Archives for the month of: October, 2011

This is part of a new series I’m starting on my blog for Startup Post Mortem’s. If you don’t learn from the past you’re doomed to repeat it. Lots of great lessons in here from Ryan Bennett, the founder of Liv. I met Ryan in late 2010 and he was full of passion and gunning for the success of his product. He tried to build a great team, and get something to market.

I absolutely applaud his effort. The guy just got his real world MBA. Far better than any school he could have attended at about the same price. Having just attend FailCon yesterday it’s so clear that even the guys at the very top fail. What sets them apart is they get back up and go for another round. Ryan’s that type of guy. Can’t wait to see what he does next.

Written by Ryan Bennett:

One of the hardest decisions of my life was to shut down my company, Liv, after 2 years and 5 months.  It all began with a vision for a product that could solve a problem for millions of people. I took on this challenge full-force, moved to California in the heart of Silicon Valley, and invested all my time, energy and funds into making this product a success. Unfortunately, after many different pivots and partnerships, the idea failed to take off and I found myself with a greater knowledge from the experience.

Although Liv has been my life for the last two years both emotionally and mentally, I knew it was time to move on.  Here is my Post Mortem.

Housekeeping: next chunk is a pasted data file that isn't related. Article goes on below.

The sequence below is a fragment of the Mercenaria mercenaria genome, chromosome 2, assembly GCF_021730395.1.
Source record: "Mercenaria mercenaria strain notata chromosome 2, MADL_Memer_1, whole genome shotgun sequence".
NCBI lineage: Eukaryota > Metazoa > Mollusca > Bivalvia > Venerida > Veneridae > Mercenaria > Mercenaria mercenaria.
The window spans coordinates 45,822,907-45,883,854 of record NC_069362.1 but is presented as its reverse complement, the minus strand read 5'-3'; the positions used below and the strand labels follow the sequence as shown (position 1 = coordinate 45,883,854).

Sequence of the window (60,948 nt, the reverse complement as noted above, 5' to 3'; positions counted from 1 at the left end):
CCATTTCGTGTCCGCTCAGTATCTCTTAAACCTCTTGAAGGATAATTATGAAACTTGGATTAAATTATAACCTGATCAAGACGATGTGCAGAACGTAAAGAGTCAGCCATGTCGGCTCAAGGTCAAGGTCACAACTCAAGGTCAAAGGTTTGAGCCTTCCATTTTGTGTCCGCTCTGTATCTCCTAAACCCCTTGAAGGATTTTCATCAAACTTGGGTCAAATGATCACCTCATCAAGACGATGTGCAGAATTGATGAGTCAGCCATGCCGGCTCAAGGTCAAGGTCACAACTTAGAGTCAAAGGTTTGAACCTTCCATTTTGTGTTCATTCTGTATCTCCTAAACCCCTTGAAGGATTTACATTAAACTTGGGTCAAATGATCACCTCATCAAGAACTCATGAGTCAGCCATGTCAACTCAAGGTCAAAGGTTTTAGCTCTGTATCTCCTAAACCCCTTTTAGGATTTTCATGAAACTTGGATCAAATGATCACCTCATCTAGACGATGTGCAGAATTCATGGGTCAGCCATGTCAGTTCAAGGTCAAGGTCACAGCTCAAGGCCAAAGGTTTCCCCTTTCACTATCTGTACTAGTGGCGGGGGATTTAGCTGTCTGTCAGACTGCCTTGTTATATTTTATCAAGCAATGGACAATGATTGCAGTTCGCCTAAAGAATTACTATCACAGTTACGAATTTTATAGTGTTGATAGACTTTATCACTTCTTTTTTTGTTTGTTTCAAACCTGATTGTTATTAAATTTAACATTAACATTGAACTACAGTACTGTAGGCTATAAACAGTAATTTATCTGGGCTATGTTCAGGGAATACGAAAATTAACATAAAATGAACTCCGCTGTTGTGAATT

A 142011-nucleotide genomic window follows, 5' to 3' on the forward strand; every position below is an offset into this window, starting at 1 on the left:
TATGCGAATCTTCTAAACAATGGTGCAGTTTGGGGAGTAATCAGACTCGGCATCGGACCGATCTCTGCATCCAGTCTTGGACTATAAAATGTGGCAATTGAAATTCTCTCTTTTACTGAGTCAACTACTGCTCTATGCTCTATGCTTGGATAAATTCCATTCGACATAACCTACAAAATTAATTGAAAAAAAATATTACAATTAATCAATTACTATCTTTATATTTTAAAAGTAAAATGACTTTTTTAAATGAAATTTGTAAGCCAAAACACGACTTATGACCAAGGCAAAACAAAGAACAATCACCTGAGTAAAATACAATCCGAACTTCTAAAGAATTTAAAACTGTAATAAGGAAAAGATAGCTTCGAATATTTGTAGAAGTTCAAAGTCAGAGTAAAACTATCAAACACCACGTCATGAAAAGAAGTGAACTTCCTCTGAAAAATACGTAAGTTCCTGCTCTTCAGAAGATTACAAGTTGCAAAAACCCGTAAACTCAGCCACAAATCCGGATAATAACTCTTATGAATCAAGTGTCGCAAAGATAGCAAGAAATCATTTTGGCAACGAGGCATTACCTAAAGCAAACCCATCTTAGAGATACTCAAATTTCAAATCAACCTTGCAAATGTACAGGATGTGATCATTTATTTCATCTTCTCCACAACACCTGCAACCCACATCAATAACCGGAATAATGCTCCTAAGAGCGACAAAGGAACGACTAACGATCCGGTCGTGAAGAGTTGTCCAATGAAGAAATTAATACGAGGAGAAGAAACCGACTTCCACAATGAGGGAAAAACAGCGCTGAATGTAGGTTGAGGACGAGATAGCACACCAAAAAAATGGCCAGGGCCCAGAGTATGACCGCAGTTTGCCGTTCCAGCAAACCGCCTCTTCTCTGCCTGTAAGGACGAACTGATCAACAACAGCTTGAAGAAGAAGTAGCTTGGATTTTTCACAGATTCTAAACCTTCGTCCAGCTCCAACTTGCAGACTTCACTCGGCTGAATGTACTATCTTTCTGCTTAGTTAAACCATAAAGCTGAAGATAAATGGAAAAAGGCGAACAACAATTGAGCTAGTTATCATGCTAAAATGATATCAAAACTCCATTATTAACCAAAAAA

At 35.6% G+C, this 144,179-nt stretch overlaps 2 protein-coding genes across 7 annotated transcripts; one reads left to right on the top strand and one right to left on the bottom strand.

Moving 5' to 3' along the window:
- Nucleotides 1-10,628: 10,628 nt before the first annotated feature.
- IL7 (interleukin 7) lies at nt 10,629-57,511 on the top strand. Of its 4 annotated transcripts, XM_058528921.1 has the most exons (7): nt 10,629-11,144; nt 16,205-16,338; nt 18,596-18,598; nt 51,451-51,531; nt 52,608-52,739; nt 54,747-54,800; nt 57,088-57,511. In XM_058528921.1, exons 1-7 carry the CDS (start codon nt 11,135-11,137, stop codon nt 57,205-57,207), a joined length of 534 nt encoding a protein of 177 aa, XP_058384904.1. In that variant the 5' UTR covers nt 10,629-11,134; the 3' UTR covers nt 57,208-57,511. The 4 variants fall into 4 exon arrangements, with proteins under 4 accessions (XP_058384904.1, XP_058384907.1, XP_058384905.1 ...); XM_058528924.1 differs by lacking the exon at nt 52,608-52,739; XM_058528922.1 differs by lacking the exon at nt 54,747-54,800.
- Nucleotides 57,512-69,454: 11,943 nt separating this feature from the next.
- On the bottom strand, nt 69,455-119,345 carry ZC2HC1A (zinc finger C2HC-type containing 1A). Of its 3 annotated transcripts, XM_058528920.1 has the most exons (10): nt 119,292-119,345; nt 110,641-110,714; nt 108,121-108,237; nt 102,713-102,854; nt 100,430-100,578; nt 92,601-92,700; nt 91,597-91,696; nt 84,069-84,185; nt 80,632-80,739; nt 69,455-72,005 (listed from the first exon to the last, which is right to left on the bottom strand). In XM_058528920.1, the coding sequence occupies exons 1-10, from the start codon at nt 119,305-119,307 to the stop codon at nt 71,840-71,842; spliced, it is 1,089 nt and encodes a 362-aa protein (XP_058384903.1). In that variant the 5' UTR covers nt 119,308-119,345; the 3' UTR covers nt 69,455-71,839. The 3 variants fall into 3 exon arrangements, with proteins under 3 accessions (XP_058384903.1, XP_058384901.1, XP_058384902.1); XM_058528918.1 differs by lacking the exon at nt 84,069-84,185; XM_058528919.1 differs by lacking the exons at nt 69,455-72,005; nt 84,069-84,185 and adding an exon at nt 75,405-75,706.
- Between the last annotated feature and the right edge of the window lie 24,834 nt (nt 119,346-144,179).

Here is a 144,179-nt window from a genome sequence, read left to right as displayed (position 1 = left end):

1) Find a Paying Customer – We should have found a paying customer first to fund the business instead of trying to build out the consumer app and rely on our users for revenue from the beginning.  We should have found a company willing to pay us to build a white label product for them and in return, use the experience to learn about the product and use their funding to build out the consumer application of our vision and passion.

2) Lean Approach to Product Development – We should have used the lean approach to product development to build, measure, and learn from every user right from the beginning.  After doing our research and talking to many people, we thought we knew exactly what the user wanted.  After building two different products, which wasted money and time, we finally learned about the Lean Startup Movement.  We should have built a minimum viable product at first and the n used that product to learn what the users really wanted by their actions and not their words.  After we started using the build, measure, learn methodology, we were much more productive.  From that, we saw our users grow and more importantly, we saw our flaws.